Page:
Off-farm employment loss
My wife was just laid off from her job as a bank teller because of the coronavirus. We are wondering if there is something she can do on the farm while she is at home? We have no idea how long this will last. We milk 55 cows and farm 250 acres on the farm where I grew up in northeastern Wisconsin. We are wondering if she should take over milking the cows while I put in crops and do some custom planting and custom haying for neighbors? She already feeds the calves. We have a decent line of equipment. We are in our late 20s and don’t have any children. What are your thoughts?
Tom Kestell: To start with, congratulations on being a young, successful dairyman. You said your wife just got laid off due to the COVID-19 virus. I believe most layoffs will be temporary, and the workforce will have pent-up demand for skilled and trained workers once this crisis is past.
This is an ideal time to work together on the farm and to fine-tune your dairy operation. This temporary situation will allow your wife and partner to understand fully how the farm operates and to appreciate short- and long-term goals. This also will give you time to discuss and plan present and future career goals together. Working together should be easier and more enjoyable than if you each do your own thing.
I would caution you to be careful how you price custom work, and be careful to only do work that you are assured you will be paid for your services. Many custom operators have huge accounts receivable that add costs to the operation and stress to their lives. It’s always important to maintain your own farm as your priority so your farm does not suffer because you are doing someone else’s work. I have done custom work for over 40 years, but in recent years I have done less and taken that time to improve my own farm.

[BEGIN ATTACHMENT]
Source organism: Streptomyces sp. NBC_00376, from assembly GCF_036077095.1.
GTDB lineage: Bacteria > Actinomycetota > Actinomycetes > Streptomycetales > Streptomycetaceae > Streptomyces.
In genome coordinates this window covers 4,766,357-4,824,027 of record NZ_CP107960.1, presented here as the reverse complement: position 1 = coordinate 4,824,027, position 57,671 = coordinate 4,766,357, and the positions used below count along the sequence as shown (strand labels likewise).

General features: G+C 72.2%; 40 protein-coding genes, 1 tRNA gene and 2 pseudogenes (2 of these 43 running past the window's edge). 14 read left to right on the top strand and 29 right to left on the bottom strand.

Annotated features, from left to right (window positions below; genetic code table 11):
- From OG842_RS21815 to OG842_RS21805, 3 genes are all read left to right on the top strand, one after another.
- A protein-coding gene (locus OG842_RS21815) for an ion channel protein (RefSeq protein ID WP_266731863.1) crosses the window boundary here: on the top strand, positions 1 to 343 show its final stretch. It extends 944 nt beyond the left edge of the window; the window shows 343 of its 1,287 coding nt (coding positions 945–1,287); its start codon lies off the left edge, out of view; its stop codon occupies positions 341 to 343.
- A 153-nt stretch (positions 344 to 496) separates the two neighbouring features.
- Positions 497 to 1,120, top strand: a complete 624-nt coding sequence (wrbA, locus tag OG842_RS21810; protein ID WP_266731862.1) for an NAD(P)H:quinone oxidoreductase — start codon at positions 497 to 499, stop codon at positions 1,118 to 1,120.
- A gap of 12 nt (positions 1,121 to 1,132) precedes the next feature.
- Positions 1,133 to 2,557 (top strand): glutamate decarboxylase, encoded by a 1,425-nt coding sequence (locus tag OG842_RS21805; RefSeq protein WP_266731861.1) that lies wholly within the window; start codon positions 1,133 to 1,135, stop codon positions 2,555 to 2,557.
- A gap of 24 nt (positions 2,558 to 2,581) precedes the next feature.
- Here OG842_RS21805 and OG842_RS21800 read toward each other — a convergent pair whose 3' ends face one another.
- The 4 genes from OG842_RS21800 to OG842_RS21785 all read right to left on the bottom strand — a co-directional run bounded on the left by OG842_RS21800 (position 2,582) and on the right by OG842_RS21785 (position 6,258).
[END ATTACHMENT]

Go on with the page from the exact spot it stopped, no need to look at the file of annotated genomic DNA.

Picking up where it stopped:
Off-farm employment for your wife can have both financial and social advantages. Health insurance, reliable steady income and other benefits can provide a sense of stability in a volatile dairy industry. Make a mutual decision that benefits your situation. This COVID-19 crisis will pass, but wise or unwise decisions will have lasting and long-term effects.
Sam Miller: The coronavirus epidemic has created a very different situation for everyone across the world. I am sorry to hear about your wife being laid off. First, seek out an unemployment claim and research if there are any additional programs to assist through federal or state legislation. As for work at the farm, you can best determine any reallocation of tasks. There are also many companies currently looking for employees, and there may be opportunities in your community for other employment. Good luck working through the current challenges.
Katie Wantoch: We are in uncharted territory due to the pandemic. Many people and businesses are struggling and may feel a bit overwhelmed. Both of you may feel mixed emotions — at the same time and at different times. All of these responses are normal as work and life transitions take time to adjust. Please visit fyi.extension.wisc.edu/covid19, where Extension educators have shared resources to assist farmers, farm families, businesses and all community members. Financial choices will be difficult to make, but there may be ideas to explore. Can you identify other cash flow opportunities? Are you able to analyze the financial loss this will have on your business? Do you need to start thinking about exit or partial exiting? Take it one day at a time, but start to have these conversations with your wife.
Agrivision panel: Tom Kestell, dairy farmer, Sheboygan County, Wis.; Sam Miller, managing director, group head of agricultural banking, BMO Harris Bank; and Katie Wantoch, Extension agricultural agent specializing in economic development, Dunn County, Wis. If you have questions you would like the panel to answer, send them to: Wisconsin Agriculturist, P.O. Box 236, Brandon, WI 53919; or email firstname.lastname@example.org.